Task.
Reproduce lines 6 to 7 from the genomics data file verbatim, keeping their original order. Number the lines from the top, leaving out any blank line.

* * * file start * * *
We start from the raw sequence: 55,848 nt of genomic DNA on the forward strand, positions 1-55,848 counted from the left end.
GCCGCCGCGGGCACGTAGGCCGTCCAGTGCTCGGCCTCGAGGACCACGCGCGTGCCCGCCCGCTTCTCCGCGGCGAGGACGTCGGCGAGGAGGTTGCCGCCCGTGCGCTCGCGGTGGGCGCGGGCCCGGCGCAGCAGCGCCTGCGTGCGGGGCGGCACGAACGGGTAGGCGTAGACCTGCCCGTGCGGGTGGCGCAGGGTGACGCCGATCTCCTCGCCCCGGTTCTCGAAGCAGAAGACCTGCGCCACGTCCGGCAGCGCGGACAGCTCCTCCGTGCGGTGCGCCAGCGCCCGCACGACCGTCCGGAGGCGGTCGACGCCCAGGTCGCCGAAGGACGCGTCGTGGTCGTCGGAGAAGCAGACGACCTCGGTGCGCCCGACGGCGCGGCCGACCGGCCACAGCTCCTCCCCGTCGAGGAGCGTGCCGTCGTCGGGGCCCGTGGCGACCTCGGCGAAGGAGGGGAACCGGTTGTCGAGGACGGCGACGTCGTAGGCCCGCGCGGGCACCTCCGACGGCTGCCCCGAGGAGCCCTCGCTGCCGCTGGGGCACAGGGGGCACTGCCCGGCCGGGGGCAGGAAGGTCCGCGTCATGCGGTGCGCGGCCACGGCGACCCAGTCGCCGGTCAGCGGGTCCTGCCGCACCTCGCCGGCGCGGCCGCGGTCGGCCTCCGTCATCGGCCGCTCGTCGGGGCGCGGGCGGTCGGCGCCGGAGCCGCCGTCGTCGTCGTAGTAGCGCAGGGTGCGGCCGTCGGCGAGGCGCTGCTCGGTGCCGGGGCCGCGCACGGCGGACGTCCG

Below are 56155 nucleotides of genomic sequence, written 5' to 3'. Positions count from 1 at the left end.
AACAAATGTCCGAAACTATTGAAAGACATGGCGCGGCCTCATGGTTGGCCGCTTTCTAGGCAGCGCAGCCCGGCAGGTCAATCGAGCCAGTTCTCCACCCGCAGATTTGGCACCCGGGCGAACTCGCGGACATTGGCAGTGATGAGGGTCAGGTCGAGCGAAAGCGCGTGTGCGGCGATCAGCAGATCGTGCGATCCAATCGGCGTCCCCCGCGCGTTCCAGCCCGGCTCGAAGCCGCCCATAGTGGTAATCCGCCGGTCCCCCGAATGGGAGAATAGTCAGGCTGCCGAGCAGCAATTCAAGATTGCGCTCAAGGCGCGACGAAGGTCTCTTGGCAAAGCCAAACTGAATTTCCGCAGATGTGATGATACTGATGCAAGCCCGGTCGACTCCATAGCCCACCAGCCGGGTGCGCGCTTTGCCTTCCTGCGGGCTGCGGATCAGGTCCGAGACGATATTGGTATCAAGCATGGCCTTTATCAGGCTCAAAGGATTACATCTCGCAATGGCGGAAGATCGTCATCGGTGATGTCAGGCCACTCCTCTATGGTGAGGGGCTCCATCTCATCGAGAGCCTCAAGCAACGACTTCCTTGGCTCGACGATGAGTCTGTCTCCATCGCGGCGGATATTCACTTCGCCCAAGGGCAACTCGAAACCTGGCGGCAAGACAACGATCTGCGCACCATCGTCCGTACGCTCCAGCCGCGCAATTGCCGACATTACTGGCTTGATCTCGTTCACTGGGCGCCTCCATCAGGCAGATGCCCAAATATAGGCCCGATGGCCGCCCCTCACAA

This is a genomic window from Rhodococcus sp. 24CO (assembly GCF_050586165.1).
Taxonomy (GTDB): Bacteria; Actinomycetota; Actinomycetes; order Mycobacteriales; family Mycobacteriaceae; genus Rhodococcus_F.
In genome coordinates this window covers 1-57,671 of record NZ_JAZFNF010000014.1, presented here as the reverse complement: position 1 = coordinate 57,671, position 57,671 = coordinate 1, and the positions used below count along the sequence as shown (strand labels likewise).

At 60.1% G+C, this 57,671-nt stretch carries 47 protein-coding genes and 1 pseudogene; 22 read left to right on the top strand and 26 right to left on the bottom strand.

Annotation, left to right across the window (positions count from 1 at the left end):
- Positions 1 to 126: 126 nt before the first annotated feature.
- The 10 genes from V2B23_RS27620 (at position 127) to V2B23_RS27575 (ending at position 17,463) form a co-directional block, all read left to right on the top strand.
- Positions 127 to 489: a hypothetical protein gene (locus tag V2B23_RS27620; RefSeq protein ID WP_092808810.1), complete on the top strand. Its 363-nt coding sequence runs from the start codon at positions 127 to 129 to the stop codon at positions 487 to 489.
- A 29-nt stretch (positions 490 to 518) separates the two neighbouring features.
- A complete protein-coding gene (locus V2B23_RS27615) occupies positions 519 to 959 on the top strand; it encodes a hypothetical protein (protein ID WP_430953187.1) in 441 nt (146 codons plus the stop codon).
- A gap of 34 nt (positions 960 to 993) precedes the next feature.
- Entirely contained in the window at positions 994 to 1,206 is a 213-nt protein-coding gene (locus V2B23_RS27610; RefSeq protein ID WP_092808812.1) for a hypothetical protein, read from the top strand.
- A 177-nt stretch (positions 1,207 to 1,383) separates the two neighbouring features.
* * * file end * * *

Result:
Taxonomy (GTDB): Bacteria; Actinomycetota; Actinomycetes; order Mycobacteriales; family Mycobacteriaceae; genus Rhodococcus_F.
In genome coordinates this window covers 1-57,671 of record NZ_JAZFNF010000014.1, presented here as the reverse complement: position 1 = coordinate 57,671, position 57,671 = coordinate 1, and the positions used below count along the sequence as shown (strand labels likewise).